Author: David Barbee
Publisher: Eraserhead Press
Uncharacteristically for me, I am not posting the cover here, which can explained by the fact that I did not find an image with a suitable for me size and the cover itself is an offense to my aesthetics. It has been a long term conviction of mine to think that bad cover art is the chief buzz kill, when one is set out to purchase a book, novella, anthology and I am not about to let this happen with ‘Carnageland’.
David Barbee is my first contact with the Bizarro fiction, which is the black sheep in the publishing world. Due to the devotion to the absurd, weird and crass, Bizarro is an underground niche with a specialized following and a thriving culture. I decided to read ‘Carnageland’ on my own before supplying myself with materials on the genre basics and the experience can be summed up as an acid trip gone wrong, followed by a heavy whack on the head by a frying pan and during all that being flashed by an old gypsy woman, hustling on the street. After spending some time with Google, I learned that one is supposed to feel like that [Google underlined the bizarre part once more] and I was positively charmed by the shock to the system. Mind you I am not that well in the mental faculties and what I find uncomfortably fascinating, might be a reason enough for you to develop insomnia or lose appetite for awhile.
Trust me, there is much appetite to be lost here, since ‘Carnageland’ chronicles Alien Invader 898’s first invasion into what appears to be a planet made from precious crystals and metals with oceans from oil and inhabited by what seems to be the perverted versions of beloved fairy tale characters. I have to say that perverting childhood memories has been quite fashionable and the exploitation here steams on without shame as we witness that sex has become this world’s only currency, because when your whole planet consists of valuable items, one must search for something rare and guess what sex counts.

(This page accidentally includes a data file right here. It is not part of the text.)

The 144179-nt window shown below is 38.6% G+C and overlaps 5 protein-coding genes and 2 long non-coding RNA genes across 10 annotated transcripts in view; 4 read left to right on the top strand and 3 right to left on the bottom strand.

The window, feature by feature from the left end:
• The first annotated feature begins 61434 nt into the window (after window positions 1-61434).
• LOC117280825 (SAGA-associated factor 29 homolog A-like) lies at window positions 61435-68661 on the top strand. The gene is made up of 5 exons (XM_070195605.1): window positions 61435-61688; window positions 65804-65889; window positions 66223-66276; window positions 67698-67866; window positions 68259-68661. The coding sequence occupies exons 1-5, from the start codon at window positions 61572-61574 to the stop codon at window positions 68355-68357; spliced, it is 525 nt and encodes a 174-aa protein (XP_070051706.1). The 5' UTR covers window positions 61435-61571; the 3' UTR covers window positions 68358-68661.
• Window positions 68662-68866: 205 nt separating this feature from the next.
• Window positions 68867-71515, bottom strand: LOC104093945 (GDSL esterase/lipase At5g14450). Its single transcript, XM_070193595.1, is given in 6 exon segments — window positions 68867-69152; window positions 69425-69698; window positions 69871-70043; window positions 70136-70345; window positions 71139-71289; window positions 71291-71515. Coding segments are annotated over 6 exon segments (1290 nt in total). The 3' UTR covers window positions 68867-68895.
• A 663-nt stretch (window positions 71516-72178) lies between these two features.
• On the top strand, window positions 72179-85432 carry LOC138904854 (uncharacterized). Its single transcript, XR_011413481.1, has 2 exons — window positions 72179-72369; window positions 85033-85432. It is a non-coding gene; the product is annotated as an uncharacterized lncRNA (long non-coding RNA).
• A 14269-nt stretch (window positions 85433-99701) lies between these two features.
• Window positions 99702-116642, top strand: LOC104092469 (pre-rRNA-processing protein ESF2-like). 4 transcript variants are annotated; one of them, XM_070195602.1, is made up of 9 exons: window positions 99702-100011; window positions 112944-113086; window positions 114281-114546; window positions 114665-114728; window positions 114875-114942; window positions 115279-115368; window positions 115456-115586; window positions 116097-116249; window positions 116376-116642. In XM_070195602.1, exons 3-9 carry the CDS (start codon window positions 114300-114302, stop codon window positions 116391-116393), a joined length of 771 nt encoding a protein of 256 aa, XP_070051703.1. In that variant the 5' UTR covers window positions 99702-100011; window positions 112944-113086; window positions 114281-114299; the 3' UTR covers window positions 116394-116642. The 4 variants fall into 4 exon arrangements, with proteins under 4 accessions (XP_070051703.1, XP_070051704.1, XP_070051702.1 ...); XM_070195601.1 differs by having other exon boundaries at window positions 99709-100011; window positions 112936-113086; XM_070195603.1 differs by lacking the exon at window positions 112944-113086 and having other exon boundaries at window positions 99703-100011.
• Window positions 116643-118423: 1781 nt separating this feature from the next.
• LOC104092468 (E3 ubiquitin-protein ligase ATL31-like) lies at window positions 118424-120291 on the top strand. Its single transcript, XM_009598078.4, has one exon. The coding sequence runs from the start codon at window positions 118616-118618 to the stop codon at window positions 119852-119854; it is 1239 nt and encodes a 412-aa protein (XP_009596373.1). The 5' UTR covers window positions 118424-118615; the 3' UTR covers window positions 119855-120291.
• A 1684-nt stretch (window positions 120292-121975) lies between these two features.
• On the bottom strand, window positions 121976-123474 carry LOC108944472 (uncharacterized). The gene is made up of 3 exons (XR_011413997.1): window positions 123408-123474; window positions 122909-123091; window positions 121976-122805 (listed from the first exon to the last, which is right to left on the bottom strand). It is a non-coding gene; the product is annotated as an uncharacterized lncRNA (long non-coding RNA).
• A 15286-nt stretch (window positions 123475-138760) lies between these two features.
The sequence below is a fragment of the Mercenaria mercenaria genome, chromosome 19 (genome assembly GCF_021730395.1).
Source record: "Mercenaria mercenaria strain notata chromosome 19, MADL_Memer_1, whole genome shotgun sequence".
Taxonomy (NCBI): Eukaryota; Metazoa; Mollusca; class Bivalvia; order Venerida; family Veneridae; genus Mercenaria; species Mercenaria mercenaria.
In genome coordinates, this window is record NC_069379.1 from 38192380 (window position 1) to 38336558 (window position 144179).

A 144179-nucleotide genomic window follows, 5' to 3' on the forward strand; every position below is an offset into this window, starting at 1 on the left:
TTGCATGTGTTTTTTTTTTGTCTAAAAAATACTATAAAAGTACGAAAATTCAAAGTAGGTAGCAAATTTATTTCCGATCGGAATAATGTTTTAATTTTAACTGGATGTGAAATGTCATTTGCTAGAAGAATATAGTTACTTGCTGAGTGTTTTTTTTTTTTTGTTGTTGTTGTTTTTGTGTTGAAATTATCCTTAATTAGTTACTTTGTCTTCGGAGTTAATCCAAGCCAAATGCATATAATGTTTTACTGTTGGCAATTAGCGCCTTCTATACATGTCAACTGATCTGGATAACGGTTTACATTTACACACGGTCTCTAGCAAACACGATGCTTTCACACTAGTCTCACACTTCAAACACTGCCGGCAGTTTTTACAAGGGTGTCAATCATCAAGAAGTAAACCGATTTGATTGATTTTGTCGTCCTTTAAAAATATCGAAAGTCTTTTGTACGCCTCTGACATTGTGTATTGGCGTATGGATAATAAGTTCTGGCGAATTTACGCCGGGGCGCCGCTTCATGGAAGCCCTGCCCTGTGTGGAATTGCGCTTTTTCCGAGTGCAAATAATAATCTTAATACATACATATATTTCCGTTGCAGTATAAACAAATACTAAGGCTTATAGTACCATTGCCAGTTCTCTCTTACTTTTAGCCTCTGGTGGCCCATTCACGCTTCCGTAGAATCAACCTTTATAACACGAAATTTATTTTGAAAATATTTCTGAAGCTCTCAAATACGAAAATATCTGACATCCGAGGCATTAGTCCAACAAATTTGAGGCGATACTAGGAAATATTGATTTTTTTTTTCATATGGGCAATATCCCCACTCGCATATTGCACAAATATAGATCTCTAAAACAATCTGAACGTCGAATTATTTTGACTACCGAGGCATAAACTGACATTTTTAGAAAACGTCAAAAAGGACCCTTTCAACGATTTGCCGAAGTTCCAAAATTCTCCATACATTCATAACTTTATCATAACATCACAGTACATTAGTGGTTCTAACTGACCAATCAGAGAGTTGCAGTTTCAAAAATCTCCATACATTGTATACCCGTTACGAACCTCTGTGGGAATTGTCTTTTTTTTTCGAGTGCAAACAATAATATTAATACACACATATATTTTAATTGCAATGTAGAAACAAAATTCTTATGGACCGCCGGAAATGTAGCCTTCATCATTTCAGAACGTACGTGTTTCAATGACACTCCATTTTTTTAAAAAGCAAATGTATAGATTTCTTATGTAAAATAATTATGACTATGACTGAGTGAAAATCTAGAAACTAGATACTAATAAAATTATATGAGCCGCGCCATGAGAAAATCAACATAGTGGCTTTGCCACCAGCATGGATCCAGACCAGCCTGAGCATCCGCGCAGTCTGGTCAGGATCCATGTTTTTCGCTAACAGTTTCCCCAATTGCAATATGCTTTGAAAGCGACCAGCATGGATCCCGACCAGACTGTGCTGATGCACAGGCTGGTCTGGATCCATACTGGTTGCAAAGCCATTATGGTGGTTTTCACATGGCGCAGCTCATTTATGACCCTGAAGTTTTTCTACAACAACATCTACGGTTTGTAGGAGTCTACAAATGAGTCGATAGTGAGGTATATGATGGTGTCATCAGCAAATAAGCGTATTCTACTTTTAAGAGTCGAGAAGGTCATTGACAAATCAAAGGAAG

There is great shock value to Bizarro fiction. It is an apologetic punch with brass knuckles and it cannot be stomached by anyone. Barbee has a big palette, with which to shock and he does so with numerous acts of violence. Bodies pile up in these 67 pages faster than in Rambo 4 and each death is delivered by a new means. Sex is crass, primal, obscene and uncomfortable to read, but there is a point to all this, though I may gather that some would argue about whether this claim is true or not. Shock is often the tool of provocation. The mind needs a jab to refocus and finally start thinking and there is much to think about, because 898 stems from a civilization that inhabits a Piggy Bank Planet and worships greed as holy. These aliens, spread out, exterminate whatever life inhabits their assets and then harvest without care. Does that ring a bell? It’s arguable, whether the sex mentioned here serves the purpose to criticize modern society’s taste for debauchery or is just added for other more obvious reasons.
What I didn’t take to was the writing itself. The prose is Spartan at best, which did not appeal to me. I have preferences towards the lyrical language and Barbee is straightforward to the point that I would lose my interest, when 898 did not kill and maim, from which he occasionally had breaks. Then I had some trouble, distinguishing between points of view, where I wasn’t sure whether the narrator was 898 alone or whether Barbee chose the omniscient POV. Under normal circumstances, these two issues would have been the kiss of death and I would have tossed this novella aside, but the genre is too weird to dismiss.
Verdict: [B -] Reading ‘Carnageland’ is like filming a horrible alcohol-bred accident. You just can’t stop, even if it has a few cons against it.